Jholan Peñafiel has never competed in a bartending competition. In fact, before her stint with TGIFridays, she had never bartended before. A BS HRM graduate, she previously worked at Harbour View Bistro as a receptionist. And when she first entered TGIFridays, she worked as a host and not as a bartender.
“Na-challenge akong mag-server nun, kasi sinabi ko mas masaya pag mas maraming tables ang (na-serve), at (parang) mas mabilis ang oras. Nakaka-challenge kasi magpa-share ng dining experience,” she says with a smile. “Then, nasabi ko nalang na okay mag-bartender, kasi napaka-challenging niya… at parang mas nag-eenjoy ako pag may bago at mag-aral lang nang mag-aral.”
So her winning the TGIFridays 2017 World Bartender Championship is an impressive feat. Before that win, Jholan had to best some of the sharpest TGIFridays bartenders in the country and, indeed, the Asia-Pacific region. The achievement becomes more impressive when you learn she perfected her tests in the compulsory round, where contestants must prove their skills through mastery of TGIFridays’ 150 recipes (in the Philippines, only 25 are served nationwide), all the while showcasing their speed and accuracy when it comes to pouring drinks.
One could say it’s Jholan’s continuous desire to learn that’s brought her this far, a passion that’s part determination and part curiosity. “Gusto ko talagang pumasok ng TGIFridays nag-aaral palang ako,” she says, citing a bar tour to a TGIFridays branch as the inciting moment. “Parang ang saya ng ambiance, ang ganda ng uniform. (Noon palang) feeling ko nag-wowork na ako. Kaya nung pumasok naman ako, talagang na-fefeel ko siya, and parang na-chachallenge akong hindi pwedeng host lang ako — kailangan sa time na ‘to, iba nang ginagawa ko.”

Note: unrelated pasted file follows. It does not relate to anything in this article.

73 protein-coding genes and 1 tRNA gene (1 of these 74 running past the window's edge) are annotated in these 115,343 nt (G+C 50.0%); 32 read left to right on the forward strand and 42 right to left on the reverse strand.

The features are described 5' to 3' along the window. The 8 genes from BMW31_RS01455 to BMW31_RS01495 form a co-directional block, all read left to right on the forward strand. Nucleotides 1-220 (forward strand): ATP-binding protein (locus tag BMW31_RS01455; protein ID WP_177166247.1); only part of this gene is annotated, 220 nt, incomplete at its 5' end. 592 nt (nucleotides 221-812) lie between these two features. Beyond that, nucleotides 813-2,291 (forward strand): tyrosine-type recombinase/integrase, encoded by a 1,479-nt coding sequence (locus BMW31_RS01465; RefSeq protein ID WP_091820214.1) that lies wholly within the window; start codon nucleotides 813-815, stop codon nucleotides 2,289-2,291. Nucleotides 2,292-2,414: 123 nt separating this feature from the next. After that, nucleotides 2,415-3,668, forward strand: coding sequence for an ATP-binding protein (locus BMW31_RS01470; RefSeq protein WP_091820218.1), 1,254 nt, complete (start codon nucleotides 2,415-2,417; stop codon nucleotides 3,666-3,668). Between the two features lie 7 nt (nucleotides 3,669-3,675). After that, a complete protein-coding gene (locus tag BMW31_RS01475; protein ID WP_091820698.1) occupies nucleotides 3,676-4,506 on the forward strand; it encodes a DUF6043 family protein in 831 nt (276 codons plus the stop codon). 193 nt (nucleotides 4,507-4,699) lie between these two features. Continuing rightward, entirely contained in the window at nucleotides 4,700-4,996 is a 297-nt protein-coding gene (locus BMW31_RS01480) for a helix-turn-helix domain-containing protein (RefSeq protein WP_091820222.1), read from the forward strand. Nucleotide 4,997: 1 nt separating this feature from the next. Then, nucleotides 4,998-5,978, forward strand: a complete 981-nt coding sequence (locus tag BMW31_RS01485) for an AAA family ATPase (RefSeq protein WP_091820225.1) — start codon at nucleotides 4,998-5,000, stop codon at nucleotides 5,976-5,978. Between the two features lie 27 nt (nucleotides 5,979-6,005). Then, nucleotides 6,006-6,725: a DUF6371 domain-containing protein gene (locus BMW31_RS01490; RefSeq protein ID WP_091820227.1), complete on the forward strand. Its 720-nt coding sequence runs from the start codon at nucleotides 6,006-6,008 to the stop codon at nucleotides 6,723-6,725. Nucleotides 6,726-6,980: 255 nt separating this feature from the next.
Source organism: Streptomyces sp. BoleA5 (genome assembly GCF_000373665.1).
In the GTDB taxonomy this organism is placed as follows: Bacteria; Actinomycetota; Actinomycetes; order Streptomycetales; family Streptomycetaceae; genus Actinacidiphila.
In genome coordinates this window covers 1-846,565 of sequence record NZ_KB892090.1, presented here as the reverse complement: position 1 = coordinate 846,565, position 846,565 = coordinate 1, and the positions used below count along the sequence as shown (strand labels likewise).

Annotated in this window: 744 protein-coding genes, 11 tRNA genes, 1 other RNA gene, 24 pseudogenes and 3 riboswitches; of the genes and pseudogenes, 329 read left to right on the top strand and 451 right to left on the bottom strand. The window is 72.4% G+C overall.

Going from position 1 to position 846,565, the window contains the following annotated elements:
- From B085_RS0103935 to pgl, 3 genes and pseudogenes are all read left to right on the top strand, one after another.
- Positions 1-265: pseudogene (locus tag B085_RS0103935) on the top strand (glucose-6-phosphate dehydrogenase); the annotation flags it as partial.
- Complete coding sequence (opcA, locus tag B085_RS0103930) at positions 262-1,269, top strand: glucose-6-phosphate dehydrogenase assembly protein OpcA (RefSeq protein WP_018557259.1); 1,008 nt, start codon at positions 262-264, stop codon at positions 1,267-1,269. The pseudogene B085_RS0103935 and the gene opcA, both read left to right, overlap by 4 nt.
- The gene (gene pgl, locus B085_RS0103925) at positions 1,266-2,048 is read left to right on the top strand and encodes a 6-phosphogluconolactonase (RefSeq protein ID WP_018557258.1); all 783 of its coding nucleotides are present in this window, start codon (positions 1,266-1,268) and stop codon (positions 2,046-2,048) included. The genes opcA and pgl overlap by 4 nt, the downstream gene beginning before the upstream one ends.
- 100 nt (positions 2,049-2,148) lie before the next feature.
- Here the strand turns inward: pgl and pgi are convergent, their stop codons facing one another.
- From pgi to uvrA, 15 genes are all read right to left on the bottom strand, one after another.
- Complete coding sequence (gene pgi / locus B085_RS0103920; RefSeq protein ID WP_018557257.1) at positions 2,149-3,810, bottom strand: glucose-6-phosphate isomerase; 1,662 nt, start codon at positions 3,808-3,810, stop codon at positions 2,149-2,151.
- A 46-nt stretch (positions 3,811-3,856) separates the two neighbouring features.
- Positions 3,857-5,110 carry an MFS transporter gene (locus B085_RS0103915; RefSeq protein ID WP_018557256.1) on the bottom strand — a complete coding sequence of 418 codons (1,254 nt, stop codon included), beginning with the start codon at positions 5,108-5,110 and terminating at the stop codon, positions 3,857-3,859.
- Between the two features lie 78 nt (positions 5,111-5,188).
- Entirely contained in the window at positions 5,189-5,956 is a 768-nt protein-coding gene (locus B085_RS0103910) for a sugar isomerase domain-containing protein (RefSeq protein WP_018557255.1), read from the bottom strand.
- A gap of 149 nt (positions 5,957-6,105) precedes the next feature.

But one could also say it’s the support and guidance of her colleagues at TGIFridays that pushed her to better herself — a squad that includes Rizza Umlas, the 2015 Champion.
Rizza has come a long way since her historic win. Being the youngest and first female winner in the 27-year competition, she now works as the bar manager for all TGIFridays branches in the Philippines. “(When you’re in) a managerial position, ito yung tipong maghahanap ka ng time to flare outside (your work),” she notes. While this means she can’t work in the field as much as she used to, she still makes it a point to practice when she’s near the bar to ensure she stays sharp as ever.
When asked about her future plans, though, her answer is not so much about her own professional achievement as it is a desire to see other people succeed. “Nung nag-bar manager ako, yung goal ko is makapagpa-champion ng isa pa,” says Rizza. “At nagawa ko. So kailangan pa natin magpanalo ng isa pa. Always breed champions.”
On that note, she shares a glance with Jholan, joking about how they need to have a third champion contender along for the ride once Jholan returns to Dallas. After all, beyond their champion status and superfi – cial differences — Rizza speaks with more reservation, Jholan with more animation — the two share the same hardy self-suffi cient nature and desire to pass along what they’ve learned to others.
This is apparent in the way they talk about the competition and their approach to bartending at TGIFridays. For them, it isn’t so much about upping the game or dazzling with superfl uous creations. (Neither Jholan nor Rizza read up on competitors, nor do they feel the need to be overly fl ashy when the competition comes.) Instead, it’s as simple as focusing on your progress, understanding what’s required of the game, and honing your skills in the time-honored techniques. But most importantly, they have each other ’s backs, perhaps something gleaned from TGIFridays Philippines’ supportive culture. And it’s something that goes beyond their own support for each other. After all, if there’s something these two know, it’s that fostering excellence doesn’t stop within one’s personal circle. You’ve got to share it. Champions breed champions, after all; and stellar women beget stellar women.